No wonder I felt so isolated out there! Here is that "interesting" description:
The road is in great shape compared to some previous years. The water-to-your-axle, mud bogs stretches have had some gravel laid in, bridge approaches likewise. They did a great job on Moose Creek, and are using galvanized sheet for the abutments, so should be good for some time. Itsi was where I had to stop as there was no bridge deck, the quads had to ford around the side. Watch for the usual deep holes where culverts have collapsed, beavers are making some ponds/streams across the road, erosion cuts on hills, ruts, and the like.
I won't say much about what's there as you'll want to find spectacular by yourself. A few reminders for those who haven't done this type of road:
- It's remote. The Dempster and Haul Road are highways with lots of traffic in comparison.
- That means there is no support or help coming of any type. Think about it. Even in remote jungle areas, a local may pop his head out and be able to offer something. Not here.
- There is a highway maintenance camp at Twin Creeks. It's not manned unless they're doing something like the bridge repair, and even then the people may all be at the work site (where they have travel trailers).
- If you're solo (and I often am), be prepared, and be careful. No buddy to help pick up your bike when it jams against a boulder in mid-creek.
- Carry a satellite phone or SPOT. I like adventures, not dying alone!
- OK, that's all very dramatic, so some practical points follow
- The worst mosquitoes you can imagine. Only Rock Creek on the Dempster comes close
- Great changes in weather - warm and sunny, hard rain, snow. In one day...
- Until you get farther up, the middle portion has lots of wetland, so not great camping. Fords by bridges have grown in, so don't expect to camp by a creek easily on most of the middle road.
- Good camping spots include the ford at Tay Creek, Dragon Lake, Sheldon Lake (track down from the road), and lots of places once the road gets to the South MacMillan valley where you've gotten out of most wetland areas.
- Gravel pits are good camp sites, well drained, open enough to give you a chance with bugs, see the bear coming. Some pits are near creeks (from bridge building), so water is close, such as Caribou Creek.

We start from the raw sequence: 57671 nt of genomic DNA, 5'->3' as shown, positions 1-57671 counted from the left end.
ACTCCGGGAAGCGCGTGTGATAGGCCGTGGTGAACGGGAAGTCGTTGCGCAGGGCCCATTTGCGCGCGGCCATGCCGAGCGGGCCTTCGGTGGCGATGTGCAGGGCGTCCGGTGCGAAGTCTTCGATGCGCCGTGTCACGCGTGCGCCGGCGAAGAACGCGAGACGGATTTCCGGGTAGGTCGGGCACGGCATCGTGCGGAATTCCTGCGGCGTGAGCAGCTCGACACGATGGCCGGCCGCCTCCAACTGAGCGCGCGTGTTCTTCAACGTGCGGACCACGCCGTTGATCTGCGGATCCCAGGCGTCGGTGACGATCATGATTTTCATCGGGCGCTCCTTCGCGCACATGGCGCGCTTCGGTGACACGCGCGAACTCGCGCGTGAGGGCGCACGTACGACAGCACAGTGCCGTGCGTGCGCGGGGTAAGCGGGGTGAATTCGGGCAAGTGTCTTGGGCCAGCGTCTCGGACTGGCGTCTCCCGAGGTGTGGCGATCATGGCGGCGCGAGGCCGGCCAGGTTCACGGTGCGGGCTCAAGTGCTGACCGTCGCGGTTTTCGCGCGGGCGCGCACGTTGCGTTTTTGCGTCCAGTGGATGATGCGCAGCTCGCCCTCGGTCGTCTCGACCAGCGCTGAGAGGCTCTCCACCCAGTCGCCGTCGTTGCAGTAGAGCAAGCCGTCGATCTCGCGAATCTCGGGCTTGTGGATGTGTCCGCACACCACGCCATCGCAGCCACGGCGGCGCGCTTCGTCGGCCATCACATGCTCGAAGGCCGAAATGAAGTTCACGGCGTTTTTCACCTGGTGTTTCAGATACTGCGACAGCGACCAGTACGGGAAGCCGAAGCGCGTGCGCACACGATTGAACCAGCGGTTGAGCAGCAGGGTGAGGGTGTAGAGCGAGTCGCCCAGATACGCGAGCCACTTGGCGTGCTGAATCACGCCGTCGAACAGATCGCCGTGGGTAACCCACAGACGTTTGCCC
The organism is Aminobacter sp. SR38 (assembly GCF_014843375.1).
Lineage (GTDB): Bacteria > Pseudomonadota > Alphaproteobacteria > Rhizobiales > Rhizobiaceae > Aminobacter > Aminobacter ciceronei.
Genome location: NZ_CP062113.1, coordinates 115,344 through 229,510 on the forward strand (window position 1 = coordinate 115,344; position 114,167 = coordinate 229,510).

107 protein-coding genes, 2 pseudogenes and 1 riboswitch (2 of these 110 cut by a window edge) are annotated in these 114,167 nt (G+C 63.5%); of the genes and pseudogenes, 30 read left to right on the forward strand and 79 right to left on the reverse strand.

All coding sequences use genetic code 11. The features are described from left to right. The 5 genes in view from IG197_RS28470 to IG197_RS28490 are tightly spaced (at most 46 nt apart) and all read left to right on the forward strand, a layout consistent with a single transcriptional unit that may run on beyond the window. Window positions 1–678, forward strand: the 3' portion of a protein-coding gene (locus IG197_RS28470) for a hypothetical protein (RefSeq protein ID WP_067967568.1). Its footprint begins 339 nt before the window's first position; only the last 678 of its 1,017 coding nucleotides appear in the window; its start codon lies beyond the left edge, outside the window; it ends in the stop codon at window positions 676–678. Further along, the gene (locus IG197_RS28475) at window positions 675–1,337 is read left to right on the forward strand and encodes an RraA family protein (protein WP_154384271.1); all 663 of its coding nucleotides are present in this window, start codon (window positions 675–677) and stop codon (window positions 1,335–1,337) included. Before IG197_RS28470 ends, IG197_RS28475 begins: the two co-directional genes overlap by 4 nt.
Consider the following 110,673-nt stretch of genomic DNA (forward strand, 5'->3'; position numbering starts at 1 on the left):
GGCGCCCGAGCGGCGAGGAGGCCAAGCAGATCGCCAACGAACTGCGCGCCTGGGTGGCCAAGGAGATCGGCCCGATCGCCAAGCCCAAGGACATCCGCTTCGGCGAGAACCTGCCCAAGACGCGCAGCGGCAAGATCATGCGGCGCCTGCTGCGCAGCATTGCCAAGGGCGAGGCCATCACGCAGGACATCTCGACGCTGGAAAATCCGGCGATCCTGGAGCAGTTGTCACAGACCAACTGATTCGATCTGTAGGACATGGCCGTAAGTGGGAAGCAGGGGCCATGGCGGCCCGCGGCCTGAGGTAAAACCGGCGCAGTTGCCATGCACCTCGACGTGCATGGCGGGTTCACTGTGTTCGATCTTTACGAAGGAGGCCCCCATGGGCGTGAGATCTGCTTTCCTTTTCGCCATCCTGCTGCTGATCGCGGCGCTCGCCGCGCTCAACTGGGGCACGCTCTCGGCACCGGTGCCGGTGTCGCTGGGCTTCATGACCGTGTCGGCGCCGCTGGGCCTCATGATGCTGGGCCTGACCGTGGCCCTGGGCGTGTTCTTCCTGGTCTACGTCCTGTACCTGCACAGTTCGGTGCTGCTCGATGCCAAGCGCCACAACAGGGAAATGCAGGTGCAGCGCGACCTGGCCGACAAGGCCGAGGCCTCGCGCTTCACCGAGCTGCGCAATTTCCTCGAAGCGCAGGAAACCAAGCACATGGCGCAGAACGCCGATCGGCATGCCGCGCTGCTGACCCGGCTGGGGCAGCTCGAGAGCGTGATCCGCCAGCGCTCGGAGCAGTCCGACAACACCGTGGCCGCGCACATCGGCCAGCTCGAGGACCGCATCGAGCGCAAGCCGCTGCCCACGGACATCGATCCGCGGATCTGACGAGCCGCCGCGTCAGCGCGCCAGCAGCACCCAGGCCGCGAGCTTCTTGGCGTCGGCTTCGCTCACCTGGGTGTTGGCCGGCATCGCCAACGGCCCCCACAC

- Some side trails are easy to explore on a bike, lead to old WW2 camps and gravel pits, good stopping places.
- There are a few cabins, respect them and use only in an emergency.
- Bring a bug shirt or head net, or regret it. And bug spray. I still have a stash of 95% DEET (restricted in Canada now to 30%, so it doesn't irritate skin - and melt plastic...). If by truck, I bring a screen house tent for cooking/eating in.
- Bring bear spray, available without permit at many stores in the Yukon for about $30.
- There are areas with not a lot of firewood, and it can all be wet. Don't count on a fire unless you're a real pro at it.
- Don't count on many services in Ross River. The store had the covers off the gas pumps, the Band card lock was working but making strange noises. Fact is, you'll need fuel here, but get food elsewhere. Bring enough fuel to get back...or call me and I'll deliver but you won't like the price!
- Allow time for delays due to washouts, weather, or?
- Allow time to enjoy it...it's not a race.
- Unless you're doing it on business. Watch out for big diesel pickups towing trailers using the entire road and travelling up to 80 KPH when they can. Sorry about that.
- The ferry is 8-12 and 1-5, not a minute earlier or later.
This is one of the best rides you can take. Compared to almost anywhere else in North America, it's really out there.